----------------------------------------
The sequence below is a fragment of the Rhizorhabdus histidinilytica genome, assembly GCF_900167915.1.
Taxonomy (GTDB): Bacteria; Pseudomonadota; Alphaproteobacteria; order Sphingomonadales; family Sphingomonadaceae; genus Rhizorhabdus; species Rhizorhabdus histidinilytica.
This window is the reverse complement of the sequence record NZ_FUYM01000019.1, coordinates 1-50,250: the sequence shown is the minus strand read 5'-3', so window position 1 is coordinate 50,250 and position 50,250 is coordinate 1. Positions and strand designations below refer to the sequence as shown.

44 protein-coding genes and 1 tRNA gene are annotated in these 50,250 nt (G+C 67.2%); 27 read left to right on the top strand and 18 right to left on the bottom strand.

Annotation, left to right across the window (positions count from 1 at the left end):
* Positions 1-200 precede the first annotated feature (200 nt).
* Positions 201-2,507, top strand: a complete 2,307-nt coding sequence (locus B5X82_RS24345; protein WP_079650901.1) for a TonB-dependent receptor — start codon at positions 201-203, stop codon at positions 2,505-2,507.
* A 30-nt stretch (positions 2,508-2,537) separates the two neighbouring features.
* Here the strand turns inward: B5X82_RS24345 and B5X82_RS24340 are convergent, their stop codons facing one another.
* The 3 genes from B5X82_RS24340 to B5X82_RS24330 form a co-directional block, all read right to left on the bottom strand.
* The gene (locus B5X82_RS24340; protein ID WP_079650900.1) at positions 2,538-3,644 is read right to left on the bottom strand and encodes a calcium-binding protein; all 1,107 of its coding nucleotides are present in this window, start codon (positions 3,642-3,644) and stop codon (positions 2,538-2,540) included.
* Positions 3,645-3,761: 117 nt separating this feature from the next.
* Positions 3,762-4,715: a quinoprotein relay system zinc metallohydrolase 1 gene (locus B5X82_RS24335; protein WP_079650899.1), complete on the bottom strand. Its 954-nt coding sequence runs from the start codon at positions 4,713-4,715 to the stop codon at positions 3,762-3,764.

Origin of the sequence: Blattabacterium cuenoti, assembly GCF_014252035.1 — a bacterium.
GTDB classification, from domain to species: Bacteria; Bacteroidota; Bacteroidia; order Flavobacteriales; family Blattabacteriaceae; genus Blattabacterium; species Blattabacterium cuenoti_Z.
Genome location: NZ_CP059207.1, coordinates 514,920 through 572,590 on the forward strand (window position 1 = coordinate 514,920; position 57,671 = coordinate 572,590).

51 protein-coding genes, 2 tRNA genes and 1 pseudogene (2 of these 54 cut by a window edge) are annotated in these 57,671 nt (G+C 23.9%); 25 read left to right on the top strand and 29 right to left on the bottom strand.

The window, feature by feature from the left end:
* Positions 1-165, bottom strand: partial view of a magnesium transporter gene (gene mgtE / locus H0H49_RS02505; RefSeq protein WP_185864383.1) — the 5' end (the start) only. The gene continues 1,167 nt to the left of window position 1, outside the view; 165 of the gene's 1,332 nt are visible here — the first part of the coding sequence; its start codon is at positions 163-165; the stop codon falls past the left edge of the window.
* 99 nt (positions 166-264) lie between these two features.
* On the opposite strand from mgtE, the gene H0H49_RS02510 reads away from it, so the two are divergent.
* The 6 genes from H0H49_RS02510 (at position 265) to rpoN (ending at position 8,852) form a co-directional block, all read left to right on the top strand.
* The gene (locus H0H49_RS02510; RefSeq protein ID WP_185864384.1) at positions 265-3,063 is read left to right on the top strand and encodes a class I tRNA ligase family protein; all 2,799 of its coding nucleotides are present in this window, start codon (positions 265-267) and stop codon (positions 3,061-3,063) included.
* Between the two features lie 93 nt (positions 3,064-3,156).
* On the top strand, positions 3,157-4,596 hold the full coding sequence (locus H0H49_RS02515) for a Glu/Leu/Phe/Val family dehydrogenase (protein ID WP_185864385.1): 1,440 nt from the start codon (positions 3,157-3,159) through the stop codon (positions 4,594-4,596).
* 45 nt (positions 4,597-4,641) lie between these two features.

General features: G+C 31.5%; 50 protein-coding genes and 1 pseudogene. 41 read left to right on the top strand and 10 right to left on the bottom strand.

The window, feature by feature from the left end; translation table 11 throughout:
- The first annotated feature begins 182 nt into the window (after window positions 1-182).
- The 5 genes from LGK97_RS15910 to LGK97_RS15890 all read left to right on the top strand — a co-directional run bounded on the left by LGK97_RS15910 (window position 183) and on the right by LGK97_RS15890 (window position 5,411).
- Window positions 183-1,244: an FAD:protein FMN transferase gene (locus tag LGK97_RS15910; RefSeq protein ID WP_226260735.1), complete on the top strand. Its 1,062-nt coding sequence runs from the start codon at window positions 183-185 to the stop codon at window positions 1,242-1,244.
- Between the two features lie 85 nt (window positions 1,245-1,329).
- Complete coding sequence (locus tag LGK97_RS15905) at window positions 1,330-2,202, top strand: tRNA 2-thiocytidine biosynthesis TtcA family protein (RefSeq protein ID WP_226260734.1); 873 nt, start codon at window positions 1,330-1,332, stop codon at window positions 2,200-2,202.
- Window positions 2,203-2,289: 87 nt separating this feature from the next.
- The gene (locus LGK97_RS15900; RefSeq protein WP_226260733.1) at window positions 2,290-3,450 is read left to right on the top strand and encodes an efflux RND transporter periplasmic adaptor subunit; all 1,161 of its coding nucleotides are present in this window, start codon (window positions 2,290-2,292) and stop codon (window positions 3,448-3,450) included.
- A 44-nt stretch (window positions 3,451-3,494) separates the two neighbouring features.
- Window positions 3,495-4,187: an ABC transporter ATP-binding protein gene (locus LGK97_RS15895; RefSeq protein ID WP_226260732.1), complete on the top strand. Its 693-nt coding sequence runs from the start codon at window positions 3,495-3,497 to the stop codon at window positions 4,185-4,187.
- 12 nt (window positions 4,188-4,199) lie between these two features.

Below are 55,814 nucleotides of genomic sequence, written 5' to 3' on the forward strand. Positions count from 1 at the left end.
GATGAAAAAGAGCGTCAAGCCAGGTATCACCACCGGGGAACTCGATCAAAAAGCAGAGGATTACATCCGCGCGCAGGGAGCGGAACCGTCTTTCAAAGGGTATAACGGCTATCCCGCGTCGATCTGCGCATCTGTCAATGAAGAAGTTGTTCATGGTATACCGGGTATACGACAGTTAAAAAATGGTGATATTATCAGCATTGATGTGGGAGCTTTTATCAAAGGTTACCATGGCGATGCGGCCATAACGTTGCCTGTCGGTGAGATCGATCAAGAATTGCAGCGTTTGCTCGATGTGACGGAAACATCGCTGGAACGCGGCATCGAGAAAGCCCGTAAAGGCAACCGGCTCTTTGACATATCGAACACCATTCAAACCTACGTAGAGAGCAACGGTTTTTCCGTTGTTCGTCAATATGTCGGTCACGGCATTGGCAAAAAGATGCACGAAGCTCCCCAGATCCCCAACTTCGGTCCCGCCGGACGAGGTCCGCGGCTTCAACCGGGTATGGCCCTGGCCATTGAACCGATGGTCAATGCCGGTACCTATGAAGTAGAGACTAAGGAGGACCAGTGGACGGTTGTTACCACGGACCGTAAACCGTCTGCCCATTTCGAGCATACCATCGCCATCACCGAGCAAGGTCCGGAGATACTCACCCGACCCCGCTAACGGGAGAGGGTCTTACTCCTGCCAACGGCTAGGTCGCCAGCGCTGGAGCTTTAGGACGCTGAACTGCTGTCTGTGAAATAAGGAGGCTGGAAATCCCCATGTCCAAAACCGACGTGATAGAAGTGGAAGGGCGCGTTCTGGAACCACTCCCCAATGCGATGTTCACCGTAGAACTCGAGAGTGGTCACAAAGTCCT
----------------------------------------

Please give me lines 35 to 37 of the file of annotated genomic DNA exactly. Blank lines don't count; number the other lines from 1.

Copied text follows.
- The gene (locus LGK97_RS15900; RefSeq protein WP_226260733.1) at window positions 2,290-3,450 is read left to right on the top strand and encodes an efflux RND transporter periplasmic adaptor subunit; all 1,161 of its coding nucleotides are present in this window, start codon (window positions 2,290-2,292) and stop codon (window positions 3,448-3,450) included.
- A 44-nt stretch (window positions 3,451-3,494) separates the two neighbouring features.
- Window positions 3,495-4,187: an ABC transporter ATP-binding protein gene (locus LGK97_RS15895; RefSeq protein ID WP_226260732.1), complete on the top strand. Its 693-nt coding sequence runs from the start codon at window positions 3,495-3,497 to the stop codon at window positions 4,185-4,187.